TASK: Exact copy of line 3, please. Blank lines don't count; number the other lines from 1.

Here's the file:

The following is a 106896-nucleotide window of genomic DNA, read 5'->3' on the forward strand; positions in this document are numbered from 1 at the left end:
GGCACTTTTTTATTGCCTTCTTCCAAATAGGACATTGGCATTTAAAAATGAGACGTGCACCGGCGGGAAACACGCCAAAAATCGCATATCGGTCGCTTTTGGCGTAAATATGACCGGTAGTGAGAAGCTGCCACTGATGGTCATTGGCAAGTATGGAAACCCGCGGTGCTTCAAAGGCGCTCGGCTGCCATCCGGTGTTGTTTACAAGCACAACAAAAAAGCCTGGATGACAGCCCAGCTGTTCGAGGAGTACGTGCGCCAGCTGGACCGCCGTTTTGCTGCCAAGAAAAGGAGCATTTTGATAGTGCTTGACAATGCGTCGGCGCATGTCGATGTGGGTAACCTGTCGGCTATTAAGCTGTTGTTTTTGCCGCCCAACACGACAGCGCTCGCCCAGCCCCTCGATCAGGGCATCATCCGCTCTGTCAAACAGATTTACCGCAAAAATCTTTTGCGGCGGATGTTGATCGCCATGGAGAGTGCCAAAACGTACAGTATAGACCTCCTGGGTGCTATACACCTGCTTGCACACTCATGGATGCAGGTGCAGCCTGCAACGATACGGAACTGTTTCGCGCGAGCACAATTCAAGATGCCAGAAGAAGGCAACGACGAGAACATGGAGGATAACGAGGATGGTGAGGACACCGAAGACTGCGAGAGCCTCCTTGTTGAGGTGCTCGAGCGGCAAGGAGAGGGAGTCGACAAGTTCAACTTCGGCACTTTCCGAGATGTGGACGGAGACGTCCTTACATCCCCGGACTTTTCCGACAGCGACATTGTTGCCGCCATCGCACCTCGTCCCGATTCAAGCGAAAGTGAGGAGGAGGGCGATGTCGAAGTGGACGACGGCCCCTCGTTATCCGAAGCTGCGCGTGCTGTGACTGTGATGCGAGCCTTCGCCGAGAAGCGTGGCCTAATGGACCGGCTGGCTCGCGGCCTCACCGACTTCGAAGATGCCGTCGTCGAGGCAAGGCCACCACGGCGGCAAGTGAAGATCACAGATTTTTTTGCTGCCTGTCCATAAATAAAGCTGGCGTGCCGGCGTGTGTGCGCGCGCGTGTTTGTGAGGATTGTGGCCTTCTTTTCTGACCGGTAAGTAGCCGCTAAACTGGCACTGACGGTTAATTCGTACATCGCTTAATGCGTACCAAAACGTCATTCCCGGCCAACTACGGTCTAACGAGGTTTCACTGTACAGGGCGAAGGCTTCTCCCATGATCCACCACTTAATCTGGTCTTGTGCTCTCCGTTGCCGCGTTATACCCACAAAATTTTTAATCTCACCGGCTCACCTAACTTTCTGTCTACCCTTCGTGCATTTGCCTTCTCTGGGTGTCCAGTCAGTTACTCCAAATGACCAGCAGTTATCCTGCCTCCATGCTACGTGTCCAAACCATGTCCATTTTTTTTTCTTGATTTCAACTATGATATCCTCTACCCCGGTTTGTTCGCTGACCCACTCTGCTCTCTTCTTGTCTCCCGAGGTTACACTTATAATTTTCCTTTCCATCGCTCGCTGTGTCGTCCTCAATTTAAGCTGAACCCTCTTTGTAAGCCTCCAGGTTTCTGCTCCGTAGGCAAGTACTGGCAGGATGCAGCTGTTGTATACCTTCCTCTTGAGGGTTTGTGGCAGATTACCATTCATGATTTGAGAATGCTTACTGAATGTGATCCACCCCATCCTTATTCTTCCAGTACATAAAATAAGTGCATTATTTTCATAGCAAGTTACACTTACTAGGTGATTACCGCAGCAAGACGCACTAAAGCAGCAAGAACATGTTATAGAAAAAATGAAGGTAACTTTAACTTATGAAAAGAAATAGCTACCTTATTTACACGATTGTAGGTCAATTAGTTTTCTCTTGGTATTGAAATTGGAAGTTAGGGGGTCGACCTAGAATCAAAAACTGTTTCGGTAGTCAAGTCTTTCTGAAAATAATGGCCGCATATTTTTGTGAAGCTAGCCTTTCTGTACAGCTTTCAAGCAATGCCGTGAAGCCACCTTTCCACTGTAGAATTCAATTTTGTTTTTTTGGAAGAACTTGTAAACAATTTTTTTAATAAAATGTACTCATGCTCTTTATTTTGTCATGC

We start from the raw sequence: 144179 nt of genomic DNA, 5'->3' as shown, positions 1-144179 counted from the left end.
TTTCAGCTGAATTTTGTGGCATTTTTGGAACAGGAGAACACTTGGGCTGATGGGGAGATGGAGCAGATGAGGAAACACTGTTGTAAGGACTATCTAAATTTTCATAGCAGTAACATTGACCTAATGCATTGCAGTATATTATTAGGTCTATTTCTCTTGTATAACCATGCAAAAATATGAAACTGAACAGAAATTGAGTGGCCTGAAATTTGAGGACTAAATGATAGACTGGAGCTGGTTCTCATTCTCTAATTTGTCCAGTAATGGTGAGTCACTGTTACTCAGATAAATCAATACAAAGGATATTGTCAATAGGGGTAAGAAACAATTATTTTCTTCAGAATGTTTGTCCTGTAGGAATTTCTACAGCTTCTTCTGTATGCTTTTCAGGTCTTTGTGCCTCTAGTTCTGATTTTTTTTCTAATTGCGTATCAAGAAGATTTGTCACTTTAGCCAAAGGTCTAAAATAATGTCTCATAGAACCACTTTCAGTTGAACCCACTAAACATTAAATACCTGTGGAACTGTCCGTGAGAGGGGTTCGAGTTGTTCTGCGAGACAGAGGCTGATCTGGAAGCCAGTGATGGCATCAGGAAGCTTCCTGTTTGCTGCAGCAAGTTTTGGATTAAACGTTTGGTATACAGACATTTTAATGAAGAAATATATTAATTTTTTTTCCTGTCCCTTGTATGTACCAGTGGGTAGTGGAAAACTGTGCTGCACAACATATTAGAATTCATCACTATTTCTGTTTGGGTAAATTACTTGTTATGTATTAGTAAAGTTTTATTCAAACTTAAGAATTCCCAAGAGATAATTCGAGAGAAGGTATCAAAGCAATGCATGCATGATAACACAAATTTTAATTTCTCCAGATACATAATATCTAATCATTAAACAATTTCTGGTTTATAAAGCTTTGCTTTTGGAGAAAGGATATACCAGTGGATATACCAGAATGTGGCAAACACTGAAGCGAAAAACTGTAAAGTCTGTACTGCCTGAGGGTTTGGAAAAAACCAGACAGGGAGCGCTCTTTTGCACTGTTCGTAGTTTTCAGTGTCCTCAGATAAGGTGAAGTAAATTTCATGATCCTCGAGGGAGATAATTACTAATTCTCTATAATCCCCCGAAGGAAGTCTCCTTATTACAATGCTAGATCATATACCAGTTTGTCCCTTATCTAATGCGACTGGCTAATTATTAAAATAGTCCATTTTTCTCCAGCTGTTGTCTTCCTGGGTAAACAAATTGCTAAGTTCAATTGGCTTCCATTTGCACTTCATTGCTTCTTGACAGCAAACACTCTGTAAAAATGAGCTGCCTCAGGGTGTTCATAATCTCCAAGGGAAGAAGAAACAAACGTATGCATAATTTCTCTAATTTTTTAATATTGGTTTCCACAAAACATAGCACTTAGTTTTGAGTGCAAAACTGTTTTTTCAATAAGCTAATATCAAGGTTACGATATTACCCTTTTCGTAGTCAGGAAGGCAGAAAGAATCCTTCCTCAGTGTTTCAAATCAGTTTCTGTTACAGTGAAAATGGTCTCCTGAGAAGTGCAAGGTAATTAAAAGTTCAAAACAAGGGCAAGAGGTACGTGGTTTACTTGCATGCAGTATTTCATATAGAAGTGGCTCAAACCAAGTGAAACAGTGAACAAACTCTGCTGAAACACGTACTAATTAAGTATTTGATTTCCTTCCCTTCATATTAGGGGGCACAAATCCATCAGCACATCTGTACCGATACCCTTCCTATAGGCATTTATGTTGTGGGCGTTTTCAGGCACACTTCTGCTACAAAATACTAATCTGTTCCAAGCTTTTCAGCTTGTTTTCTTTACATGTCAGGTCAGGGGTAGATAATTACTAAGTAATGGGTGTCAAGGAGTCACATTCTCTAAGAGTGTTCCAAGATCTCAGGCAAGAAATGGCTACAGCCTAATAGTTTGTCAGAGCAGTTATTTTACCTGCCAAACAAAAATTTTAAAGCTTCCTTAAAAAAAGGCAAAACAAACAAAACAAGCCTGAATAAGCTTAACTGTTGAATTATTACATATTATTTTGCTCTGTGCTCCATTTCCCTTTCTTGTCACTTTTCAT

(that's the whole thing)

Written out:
We start from the raw sequence: 144179 nt of genomic DNA, 5'->3' as shown, positions 1-144179 counted from the left end.